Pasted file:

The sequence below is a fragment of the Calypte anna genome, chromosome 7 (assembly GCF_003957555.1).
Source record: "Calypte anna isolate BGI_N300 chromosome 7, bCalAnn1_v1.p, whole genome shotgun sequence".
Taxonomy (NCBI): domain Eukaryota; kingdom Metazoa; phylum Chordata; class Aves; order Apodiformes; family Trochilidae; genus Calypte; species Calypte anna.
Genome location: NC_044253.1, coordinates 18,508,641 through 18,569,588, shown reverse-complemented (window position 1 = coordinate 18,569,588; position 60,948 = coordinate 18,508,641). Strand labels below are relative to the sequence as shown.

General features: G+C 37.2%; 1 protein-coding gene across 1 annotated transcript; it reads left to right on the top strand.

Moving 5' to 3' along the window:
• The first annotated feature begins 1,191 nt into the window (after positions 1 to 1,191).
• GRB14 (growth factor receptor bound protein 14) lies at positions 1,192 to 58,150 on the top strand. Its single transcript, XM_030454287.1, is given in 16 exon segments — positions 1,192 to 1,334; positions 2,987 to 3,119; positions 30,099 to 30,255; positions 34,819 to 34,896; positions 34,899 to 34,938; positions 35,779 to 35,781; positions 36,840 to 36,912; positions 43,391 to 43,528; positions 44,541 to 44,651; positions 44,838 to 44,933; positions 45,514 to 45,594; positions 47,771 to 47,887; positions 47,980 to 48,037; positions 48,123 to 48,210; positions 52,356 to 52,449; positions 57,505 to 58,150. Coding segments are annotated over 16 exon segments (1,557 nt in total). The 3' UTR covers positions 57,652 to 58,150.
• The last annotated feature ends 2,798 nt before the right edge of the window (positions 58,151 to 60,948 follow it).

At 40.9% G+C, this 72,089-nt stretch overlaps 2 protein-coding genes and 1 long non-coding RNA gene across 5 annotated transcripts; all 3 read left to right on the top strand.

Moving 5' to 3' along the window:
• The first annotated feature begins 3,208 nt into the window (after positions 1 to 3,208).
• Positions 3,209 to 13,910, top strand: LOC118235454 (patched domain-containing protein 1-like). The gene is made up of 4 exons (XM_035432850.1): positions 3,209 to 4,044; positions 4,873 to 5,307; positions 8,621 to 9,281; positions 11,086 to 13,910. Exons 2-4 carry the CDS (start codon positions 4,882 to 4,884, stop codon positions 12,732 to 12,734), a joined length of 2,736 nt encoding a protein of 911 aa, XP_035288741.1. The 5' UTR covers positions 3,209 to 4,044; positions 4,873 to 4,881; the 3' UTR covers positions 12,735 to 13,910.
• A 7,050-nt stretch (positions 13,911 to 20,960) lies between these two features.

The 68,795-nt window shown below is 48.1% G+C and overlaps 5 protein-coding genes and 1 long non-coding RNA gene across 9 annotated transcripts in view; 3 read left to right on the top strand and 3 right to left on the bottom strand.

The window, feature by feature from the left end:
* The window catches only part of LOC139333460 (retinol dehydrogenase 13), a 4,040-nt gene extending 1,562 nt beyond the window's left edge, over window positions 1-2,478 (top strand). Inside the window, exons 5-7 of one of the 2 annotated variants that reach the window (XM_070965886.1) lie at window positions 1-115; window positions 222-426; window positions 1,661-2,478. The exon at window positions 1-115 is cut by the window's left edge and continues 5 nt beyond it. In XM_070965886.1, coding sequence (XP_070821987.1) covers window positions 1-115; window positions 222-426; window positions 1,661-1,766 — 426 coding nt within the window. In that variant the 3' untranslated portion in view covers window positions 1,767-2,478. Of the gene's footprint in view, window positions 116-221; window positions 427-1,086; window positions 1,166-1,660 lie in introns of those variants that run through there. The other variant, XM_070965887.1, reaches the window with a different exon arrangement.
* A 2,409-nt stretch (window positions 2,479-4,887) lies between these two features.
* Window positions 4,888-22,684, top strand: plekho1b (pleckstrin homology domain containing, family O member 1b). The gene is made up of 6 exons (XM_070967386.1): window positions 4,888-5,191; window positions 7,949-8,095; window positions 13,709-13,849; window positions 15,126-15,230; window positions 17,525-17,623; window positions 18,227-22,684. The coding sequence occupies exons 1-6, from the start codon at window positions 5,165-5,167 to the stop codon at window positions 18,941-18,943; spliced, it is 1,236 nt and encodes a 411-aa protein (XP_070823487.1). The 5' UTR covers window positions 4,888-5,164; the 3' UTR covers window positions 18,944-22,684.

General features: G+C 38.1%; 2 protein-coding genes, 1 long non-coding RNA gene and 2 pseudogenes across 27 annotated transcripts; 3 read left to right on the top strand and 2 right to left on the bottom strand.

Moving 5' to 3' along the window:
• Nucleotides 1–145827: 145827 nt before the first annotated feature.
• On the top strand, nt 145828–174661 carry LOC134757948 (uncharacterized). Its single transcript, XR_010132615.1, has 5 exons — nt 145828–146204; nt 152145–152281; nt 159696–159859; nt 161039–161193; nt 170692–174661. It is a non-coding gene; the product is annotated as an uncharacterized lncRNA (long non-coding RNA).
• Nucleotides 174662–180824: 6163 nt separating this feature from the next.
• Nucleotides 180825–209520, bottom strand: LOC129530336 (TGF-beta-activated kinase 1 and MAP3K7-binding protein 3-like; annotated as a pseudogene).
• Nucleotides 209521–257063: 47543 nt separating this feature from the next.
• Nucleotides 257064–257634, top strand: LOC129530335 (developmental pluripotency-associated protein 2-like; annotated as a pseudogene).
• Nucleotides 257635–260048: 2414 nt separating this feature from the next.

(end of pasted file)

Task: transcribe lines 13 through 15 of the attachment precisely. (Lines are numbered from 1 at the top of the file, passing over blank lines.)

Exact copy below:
• Positions 3,209 to 13,910, top strand: LOC118235454 (patched domain-containing protein 1-like). The gene is made up of 4 exons (XM_035432850.1): positions 3,209 to 4,044; positions 4,873 to 5,307; positions 8,621 to 9,281; positions 11,086 to 13,910. Exons 2-4 carry the CDS (start codon positions 4,882 to 4,884, stop codon positions 12,732 to 12,734), a joined length of 2,736 nt encoding a protein of 911 aa, XP_035288741.1. The 5' UTR covers positions 3,209 to 4,044; positions 4,873 to 4,881; the 3' UTR covers positions 12,735 to 13,910.
• A 7,050-nt stretch (positions 13,911 to 20,960) lies between these two features.

The 68,795-nt window shown below is 48.1% G+C and overlaps 5 protein-coding genes and 1 long non-coding RNA gene across 9 annotated transcripts in view; 3 read left to right on the top strand and 3 right to left on the bottom strand.